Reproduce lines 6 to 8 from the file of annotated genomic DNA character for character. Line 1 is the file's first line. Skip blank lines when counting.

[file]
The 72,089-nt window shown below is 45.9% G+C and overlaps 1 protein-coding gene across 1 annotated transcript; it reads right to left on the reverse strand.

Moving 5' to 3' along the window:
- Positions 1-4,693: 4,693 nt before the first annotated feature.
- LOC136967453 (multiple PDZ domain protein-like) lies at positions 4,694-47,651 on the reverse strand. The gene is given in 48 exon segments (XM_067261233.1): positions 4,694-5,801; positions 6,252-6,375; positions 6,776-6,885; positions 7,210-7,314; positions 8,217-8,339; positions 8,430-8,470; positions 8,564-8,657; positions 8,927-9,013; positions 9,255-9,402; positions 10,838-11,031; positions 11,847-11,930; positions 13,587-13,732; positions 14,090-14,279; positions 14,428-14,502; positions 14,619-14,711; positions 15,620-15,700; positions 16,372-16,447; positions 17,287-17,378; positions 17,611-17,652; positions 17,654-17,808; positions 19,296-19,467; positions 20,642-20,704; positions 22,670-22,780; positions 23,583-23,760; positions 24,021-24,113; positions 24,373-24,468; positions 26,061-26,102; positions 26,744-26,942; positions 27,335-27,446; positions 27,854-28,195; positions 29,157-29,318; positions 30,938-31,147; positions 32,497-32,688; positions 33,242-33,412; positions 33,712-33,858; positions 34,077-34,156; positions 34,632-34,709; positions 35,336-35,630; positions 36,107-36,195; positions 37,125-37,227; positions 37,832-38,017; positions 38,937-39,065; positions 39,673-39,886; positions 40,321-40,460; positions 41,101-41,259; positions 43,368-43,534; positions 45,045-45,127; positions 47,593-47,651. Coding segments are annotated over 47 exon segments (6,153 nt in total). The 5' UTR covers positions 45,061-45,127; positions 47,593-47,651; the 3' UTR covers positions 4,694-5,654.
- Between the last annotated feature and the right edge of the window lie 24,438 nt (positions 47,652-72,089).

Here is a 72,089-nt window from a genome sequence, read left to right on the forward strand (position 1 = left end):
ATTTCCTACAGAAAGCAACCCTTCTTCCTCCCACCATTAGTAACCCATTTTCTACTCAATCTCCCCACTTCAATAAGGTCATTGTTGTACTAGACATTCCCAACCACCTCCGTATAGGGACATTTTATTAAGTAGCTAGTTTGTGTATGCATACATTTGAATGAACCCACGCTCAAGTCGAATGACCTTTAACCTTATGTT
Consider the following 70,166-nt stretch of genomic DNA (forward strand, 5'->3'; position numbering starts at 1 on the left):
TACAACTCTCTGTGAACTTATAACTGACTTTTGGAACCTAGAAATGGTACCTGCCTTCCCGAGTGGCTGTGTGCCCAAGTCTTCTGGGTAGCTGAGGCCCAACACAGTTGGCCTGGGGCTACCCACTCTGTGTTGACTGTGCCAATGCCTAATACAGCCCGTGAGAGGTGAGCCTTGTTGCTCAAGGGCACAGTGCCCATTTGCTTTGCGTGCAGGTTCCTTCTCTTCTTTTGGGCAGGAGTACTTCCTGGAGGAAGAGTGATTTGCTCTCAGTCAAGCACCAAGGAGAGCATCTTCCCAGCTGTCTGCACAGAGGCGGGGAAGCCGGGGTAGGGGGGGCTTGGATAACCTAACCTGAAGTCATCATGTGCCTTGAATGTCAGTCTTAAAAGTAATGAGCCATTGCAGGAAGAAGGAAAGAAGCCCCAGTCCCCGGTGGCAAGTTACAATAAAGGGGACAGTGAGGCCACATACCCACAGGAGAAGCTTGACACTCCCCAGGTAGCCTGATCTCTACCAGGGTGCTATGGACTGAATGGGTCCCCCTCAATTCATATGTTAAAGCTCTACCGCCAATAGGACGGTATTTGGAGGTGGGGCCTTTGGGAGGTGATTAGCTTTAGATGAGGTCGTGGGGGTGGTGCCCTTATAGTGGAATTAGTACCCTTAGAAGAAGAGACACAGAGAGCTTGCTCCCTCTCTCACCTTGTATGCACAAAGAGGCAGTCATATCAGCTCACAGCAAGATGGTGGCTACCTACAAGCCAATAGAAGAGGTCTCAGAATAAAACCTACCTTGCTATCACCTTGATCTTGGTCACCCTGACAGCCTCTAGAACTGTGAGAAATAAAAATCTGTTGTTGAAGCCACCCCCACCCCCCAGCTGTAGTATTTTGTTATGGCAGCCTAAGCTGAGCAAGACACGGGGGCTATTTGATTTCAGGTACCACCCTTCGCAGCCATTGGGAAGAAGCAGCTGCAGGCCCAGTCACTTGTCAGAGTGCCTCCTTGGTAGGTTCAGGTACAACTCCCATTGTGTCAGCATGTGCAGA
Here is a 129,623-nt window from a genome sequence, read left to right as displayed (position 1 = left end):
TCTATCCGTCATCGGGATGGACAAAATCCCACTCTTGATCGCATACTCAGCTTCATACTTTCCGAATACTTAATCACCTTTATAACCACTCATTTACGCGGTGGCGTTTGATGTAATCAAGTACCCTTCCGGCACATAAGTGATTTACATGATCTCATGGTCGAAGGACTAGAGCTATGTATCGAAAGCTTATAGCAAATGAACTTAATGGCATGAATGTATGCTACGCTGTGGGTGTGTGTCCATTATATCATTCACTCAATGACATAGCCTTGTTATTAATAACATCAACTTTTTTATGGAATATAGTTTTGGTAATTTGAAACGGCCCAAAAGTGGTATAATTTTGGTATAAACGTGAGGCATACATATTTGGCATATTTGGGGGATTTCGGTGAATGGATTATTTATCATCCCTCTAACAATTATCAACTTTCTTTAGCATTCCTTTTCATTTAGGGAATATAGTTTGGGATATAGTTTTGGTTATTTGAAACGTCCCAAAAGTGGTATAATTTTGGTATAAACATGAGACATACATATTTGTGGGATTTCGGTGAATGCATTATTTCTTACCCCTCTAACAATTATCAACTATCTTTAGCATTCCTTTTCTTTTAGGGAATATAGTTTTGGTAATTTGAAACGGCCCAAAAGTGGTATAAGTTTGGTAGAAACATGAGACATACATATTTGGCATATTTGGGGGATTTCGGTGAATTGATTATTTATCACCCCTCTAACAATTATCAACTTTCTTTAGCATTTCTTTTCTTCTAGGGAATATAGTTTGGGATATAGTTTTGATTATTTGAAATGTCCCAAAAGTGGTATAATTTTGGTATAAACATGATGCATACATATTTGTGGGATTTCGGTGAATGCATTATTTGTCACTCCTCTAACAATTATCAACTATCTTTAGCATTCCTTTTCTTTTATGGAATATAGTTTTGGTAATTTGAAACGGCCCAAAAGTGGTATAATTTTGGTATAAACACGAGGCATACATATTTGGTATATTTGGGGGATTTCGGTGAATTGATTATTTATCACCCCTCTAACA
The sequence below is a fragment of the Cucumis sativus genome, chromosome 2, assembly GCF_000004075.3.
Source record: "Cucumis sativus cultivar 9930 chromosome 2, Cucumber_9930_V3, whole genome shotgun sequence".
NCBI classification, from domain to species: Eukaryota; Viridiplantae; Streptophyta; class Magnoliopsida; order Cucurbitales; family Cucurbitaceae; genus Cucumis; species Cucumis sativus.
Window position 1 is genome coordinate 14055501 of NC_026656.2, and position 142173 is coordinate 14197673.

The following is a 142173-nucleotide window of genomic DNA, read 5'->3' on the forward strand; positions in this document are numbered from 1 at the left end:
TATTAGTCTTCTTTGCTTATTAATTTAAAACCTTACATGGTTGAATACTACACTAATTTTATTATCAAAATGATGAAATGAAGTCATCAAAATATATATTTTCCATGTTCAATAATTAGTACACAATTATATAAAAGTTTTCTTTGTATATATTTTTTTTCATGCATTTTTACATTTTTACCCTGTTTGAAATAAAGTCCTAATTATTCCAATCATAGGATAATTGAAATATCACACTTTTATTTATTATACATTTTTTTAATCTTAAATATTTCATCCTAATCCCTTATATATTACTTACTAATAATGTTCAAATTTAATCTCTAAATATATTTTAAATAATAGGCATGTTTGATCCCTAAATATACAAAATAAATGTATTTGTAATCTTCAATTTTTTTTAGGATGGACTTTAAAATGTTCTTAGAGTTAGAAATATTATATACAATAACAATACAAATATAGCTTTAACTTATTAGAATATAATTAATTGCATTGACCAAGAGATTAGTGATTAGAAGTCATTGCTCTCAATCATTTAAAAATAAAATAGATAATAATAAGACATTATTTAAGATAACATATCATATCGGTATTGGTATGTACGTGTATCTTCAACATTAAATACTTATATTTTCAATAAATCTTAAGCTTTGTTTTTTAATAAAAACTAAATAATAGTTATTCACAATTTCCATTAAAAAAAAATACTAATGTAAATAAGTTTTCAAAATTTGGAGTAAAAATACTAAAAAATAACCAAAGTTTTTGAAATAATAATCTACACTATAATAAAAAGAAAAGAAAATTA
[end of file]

Here is a 72,089-nt window from a genome sequence, read left to right on the forward strand (position 1 = left end):
ATTTCCTACAGAAAGCAACCCTTCTTCCTCCCACCATTAGTAACCCATTTTCTACTCAATCTCCCCACTTCAATAAGGTCATTGTTGTACTAGACATTCCCAACCACCTCCGTATAGGGACATTTTATTAAGTAGCTAGTTTGTGTATGCATACATTTGAATGAACCCACGCTCAAGTCGAATGACCTTTAACCTTATGTT
Consider the following 70,166-nt stretch of genomic DNA (forward strand, 5'->3'; position numbering starts at 1 on the left):